Efforts by the Mexican government to restrict the illegal use of totoaba gillnets, which have strangled hundreds of vaquitas, have been heavily and deservedly criticized. Despite banning commercial harvests since 1975, officials’ enforcement of both fishing and smuggling has been lax. Adding to the challenge: The trade of maws is tightly controlled by Mexico’s powerful drug cartels.

“They’re more valuable than cocaine,” Pablo Konietzko, general manager of Earth Ocean Farms in La Paz, Mexico, said of the maws.

Despite their best efforts, totoaba farmers like Earth Ocean Farms, unfortunately, are unlikely to save the vaquita. The totoaba, on the other hand, stands a fighting chance.

It’s a complicated and sad situation. A lot of people are trying to do the right thing.

Totoaba: farming and fishery enhancement

Because of CITES restrictions, totoaba can only be sold within the country, where Konietzko says local demand for the fillets is strong. But the fish being served in restaurants and hotels wasn’t caught in gillnets – they are born in hatcheries and raised in state-of-the-art farming equipment. Earth Ocean Farms, part of the Cuna del Mar portfolio, began farming totoaba in submersible open-ocean cages called Aquapods in 2013.

The company grows fish that are harvested at 2 to 4 kilograms each; according to Konietzko, it takes roughly two years to grow the fry (minimum of 10 grams) to a size of approximately 6 kilograms. The math is therefore simple: It’s next to impossible to flood the market with farmed totoaba maws to devalue illegal trade.

totoaba Mexico
Earth Ocean Farms is raising totoaba in Aquapods in the Gulf of California. Trade in the endangered species, even though it is farm-raised, is restricted to Mexico.

“We’re not in the farming business to produce the swim bladders,” said Konietzko, because only the very big fish, about 40 to 50 kilograms in size, he added, command top dollar. “It’s rare to catch the big ones, the very valuable ones. The smaller ones have no value.”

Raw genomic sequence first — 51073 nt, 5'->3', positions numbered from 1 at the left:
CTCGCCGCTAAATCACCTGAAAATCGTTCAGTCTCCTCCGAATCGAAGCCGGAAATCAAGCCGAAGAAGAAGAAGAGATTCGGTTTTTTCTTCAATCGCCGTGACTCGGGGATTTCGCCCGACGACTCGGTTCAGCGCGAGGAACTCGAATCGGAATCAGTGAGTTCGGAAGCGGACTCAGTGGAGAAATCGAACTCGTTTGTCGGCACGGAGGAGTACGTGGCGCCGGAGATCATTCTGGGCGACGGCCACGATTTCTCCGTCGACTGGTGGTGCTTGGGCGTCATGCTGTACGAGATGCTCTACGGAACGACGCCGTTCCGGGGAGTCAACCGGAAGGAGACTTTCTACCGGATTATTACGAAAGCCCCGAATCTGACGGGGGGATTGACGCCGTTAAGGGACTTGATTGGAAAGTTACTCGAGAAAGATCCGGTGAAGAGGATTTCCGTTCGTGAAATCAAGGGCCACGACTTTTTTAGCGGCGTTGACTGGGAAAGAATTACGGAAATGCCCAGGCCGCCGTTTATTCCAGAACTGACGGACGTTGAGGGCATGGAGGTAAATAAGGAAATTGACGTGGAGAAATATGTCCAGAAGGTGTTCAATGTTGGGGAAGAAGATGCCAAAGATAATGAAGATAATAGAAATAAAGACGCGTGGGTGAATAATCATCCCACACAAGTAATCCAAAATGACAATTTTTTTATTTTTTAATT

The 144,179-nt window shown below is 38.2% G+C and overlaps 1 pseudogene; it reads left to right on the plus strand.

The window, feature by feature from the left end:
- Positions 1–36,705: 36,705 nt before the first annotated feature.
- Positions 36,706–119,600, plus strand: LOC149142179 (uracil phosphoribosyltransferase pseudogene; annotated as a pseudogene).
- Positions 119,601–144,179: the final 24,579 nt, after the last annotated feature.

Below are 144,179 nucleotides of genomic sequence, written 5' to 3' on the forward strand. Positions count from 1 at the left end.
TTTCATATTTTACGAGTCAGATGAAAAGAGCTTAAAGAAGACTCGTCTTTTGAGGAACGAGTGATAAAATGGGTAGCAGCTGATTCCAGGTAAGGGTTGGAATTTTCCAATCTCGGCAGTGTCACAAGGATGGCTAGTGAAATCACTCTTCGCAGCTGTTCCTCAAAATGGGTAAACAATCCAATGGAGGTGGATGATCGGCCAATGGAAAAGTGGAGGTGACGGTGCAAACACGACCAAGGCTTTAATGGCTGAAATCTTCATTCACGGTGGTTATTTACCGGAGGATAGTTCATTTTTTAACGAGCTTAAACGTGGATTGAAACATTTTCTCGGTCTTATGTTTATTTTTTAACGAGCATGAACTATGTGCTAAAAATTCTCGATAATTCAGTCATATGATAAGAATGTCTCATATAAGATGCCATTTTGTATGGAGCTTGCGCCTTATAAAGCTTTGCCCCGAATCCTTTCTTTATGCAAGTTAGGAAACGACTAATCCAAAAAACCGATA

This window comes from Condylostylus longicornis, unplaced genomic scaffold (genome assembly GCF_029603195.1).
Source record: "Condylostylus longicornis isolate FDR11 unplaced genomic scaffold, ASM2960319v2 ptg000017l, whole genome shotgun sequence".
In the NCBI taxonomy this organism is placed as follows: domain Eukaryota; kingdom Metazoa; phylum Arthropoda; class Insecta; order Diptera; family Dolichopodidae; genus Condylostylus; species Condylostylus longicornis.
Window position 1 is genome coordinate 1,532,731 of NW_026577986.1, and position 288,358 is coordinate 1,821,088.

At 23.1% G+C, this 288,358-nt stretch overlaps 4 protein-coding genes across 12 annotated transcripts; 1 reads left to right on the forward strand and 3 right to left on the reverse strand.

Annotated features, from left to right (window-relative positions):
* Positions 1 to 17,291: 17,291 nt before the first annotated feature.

Instead of feeding the craze for bladders, Earth Ocean Farms is farming the fish for sale – and for prosperity. While producing and fish from egg to harvest, the company also participates in a budding restocking program in Mexico.

Aquaculture is “one of many solutions” to preserve the species, said Konietzko, admitting that the task is difficult but not impossible. Efforts already undertaken in Mexico have relied on Universidad Autonoma de Baja California (UABC) research that began some 20 years ago, as well as the existing body of work on two closely related species: the red drum (Sciaenops ocellatus) and the white sea bass (Atratoscion nobilis).

“A restocking program is sensible because hatchery-produced juveniles could mitigate the lack of natural recruitment due to overfishing, habitat degradation and direct removal of juveniles by shrimp trawlers,” said Konietzko, pointing to the success of similar programs for salmon in Alaska, red drum in Texas, turbot in Denmark and white sea bass in California. (For more information about totoaba farming and restocking efforts, download the December 2016 World Aquaculture article written by Lorenzo M. Juarez, Konietzko and Michael H. Schwarz here: Juarez WAM Dec. 2016).

Konietzko said farming totoaba for the marketplace and for fishery enhancement (restocking) may help the species survive, and he holds out hope that it will serve as a protection for the vaquita. There are three totoaba hatcheries in Mexico, he noted: Earth Ocean Farms, UABC and the Center for Reproduction of Marine Species of the State of Sonora (CREMES) in Bahia Kino. The effort’s success will depend on the ability of hatcheries to collaborate, to maintain genetic diversity, to prevent genetic contamination and to avoid genetic drift of wild populations.